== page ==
The history of racial tensions in the United States is no secret. Even today, racism is still embedded in all US institutions, including medicine.
In a commentary published in Obstetrics and Gynecology, Ashish Premkumar, MD, of the Department of Obstetrics and Gynecology at the Feinberg School of Medicine at Northwestern University in Chicago, and colleagues, described issues pertaining to race and racism that affect clinicians in the healthcare workforce.1Although their paper focused specifically on professionals in obstetrics and gynecology — the specialty with the largest proportion of underrepresented providers — the issues covered are relevant to healthcare institutions in general.
Dr Premukumar and colleauges noted that race is not a biological category, but rather a social construct based on assumptions about innate differences among various populations, in which certain groups are considered inferior. Race is “created by a confluence of societal variables writ into the perceived differences of skin tone or geographic origin,” and it “has a political relationship with ‘whiteness’ — cultivated through historical institutions, economics, law, and social practices — that ultimately restricts” the status of non-white subjects, the authors wrote.1 “This statement is not to suggest that racism is perpetrated only by white individuals, but that the expression of racism in America entails an understanding of what it means to be white, particularly the relationship among skin color, state power, religion, and gender.”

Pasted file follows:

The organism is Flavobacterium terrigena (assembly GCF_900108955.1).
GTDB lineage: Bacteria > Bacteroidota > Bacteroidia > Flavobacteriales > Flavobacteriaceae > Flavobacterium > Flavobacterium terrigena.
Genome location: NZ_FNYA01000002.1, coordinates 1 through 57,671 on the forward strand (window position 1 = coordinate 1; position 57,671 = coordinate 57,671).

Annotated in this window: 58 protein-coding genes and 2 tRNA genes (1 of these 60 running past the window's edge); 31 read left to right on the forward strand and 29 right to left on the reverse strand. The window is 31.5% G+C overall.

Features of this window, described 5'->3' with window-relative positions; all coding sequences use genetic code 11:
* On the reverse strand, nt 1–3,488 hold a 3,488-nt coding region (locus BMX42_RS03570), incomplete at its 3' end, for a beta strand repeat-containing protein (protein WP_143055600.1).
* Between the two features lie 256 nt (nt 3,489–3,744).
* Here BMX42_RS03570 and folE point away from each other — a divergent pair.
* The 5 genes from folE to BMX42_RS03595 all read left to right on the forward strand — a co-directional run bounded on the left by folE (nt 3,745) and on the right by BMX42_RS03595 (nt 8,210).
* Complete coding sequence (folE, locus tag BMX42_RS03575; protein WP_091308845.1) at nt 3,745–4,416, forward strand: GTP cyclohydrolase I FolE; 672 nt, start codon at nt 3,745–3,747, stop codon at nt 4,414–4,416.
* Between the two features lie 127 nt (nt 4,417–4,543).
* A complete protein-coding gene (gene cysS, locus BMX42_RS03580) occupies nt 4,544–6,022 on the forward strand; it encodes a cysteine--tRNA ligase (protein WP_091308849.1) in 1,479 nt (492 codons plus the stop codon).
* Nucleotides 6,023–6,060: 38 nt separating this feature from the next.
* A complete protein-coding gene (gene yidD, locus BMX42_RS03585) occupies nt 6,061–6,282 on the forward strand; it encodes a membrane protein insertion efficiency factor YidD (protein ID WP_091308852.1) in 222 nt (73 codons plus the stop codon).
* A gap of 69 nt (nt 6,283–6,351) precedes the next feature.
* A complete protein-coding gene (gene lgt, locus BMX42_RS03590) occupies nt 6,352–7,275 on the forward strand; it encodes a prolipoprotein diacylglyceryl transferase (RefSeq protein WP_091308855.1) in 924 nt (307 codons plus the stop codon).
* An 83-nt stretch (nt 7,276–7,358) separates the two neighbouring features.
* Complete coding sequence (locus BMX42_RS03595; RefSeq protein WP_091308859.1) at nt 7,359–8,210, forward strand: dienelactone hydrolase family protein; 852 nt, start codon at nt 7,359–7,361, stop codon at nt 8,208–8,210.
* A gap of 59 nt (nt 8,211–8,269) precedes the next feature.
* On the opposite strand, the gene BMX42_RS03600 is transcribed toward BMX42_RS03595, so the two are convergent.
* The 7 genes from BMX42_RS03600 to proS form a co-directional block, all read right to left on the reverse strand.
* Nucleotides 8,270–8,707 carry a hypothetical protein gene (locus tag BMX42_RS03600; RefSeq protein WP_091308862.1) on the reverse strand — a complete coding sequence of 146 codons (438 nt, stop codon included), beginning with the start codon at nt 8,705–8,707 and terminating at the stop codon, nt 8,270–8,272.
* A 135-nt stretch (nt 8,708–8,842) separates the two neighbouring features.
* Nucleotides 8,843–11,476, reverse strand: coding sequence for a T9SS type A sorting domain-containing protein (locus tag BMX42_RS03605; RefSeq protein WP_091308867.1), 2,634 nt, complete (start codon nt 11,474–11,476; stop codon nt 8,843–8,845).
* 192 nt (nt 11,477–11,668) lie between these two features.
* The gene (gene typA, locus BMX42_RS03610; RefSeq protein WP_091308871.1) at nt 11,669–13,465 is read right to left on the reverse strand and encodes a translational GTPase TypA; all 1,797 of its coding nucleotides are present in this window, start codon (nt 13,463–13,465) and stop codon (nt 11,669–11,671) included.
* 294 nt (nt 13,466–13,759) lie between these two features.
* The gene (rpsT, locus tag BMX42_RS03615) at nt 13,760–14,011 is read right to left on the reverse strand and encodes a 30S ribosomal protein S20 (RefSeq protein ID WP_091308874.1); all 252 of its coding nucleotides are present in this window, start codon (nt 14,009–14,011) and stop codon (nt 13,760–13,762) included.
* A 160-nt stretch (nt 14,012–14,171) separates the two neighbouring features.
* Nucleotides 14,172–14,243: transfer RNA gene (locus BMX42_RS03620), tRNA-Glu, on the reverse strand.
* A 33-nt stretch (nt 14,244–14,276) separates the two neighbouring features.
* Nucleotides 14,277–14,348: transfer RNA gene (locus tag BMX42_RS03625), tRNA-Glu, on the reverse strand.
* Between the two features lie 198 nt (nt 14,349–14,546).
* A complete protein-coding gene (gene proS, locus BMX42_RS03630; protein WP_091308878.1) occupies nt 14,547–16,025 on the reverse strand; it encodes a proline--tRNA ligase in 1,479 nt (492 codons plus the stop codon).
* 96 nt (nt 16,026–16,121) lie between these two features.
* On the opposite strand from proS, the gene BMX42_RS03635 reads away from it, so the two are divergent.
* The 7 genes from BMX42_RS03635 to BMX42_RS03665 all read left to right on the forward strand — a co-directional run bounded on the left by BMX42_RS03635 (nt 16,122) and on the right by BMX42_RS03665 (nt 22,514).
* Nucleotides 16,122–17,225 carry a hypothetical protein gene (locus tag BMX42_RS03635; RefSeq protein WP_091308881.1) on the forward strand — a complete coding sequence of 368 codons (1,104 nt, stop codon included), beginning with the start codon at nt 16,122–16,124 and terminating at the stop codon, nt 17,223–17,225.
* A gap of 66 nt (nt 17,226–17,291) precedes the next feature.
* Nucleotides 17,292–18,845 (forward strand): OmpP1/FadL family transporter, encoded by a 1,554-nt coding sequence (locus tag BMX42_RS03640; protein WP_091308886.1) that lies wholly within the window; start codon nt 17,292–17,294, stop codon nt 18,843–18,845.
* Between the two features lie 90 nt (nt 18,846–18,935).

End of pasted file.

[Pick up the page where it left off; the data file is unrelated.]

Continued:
Based on 2015 statistics of medical school graduates, an estimated 6% identified as black or African American, and 5% identified as Latina, Latino, or Hispanic.2 These groups each represent only 4% of active physicians and have previously reported high rates of discrimination in their medical careers.1 Such experiences have been linked with lower career satisfaction, higher job turnover, feelings of being unwelcome within their institutions, and contemplation of leaving the medical profession.
Although discrimination or harassment has been reported by nearly 60% of trainees in medicine, trainees of color are unlikely to feel comfortable speaking up in these situations. Fewer than 20% of students who experienced such incidents reported them to their Office of Minority Affairs.1
The paper detailed several key areas in which race and racism affect clinicians in the workplace, such as relationships with patients and lack of support from colleagues and supervisors. Clinicians of color have reported discriminatory experiences with patients, including refusal to receive treatment from a black female doctor, and a black intern being told that she was “really smart for a black person.”1